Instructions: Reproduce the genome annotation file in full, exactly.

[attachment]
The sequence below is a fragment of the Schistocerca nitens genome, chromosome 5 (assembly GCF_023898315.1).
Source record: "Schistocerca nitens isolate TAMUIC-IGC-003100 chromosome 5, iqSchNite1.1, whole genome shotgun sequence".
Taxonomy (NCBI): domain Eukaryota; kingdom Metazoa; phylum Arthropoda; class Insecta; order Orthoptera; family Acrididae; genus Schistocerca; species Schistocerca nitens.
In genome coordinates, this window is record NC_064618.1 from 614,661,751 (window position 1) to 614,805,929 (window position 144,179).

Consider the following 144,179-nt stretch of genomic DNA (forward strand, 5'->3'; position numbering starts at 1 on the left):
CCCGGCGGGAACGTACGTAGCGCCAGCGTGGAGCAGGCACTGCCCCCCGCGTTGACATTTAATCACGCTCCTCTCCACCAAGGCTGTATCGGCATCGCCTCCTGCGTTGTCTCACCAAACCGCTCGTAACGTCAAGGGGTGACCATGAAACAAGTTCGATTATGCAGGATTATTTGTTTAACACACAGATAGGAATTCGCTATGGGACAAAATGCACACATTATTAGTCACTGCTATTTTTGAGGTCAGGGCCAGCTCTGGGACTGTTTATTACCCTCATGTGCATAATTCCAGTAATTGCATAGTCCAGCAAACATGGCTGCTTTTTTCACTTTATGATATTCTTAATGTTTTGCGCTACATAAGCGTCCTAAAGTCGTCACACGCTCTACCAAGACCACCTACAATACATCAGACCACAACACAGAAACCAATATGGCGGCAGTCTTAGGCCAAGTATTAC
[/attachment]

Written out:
The sequence below is a fragment of the Schistocerca nitens genome, chromosome 5 (assembly GCF_023898315.1).
Source record: "Schistocerca nitens isolate TAMUIC-IGC-003100 chromosome 5, iqSchNite1.1, whole genome shotgun sequence".
Taxonomy (NCBI): domain Eukaryota; kingdom Metazoa; phylum Arthropoda; class Insecta; order Orthoptera; family Acrididae; genus Schistocerca; species Schistocerca nitens.
In genome coordinates, this window is record NC_064618.1 from 614,661,751 (window position 1) to 614,805,929 (window position 144,179).

Consider the following 144,179-nt stretch of genomic DNA (forward strand, 5'->3'; position numbering starts at 1 on the left):
CCCGGCGGGAACGTACGTAGCGCCAGCGTGGAGCAGGCACTGCCCCCCGCGTTGACATTTAATCACGCTCCTCTCCACCAAGGCTGTATCGGCATCGCCTCCTGCGTTGTCTCACCAAACCGCTCGTAACGTCAAGGGGTGACCATGAAACAAGTTCGATTATGCAGGATTATTTGTTTAACACACAGATAGGAATTCGCTATGGGACAAAATGCACACATTATTAGTCACTGCTATTTTTGAGGTCAGGGCCAGCTCTGGGACTGTTTATTACCCTCATGTGCATAATTCCAGTAATTGCATAGTCCAGCAAACATGGCTGCTTTTTTCACTTTATGATATTCTTAATGTTTTGCGCTACATAAGCGTCCTAAAGTCGTCACACGCTCTACCAAGACCACCTACAATACATCAGACCACAACACAGAAACCAATATGGCGGCAGTCTTAGGCCAAGTATTAC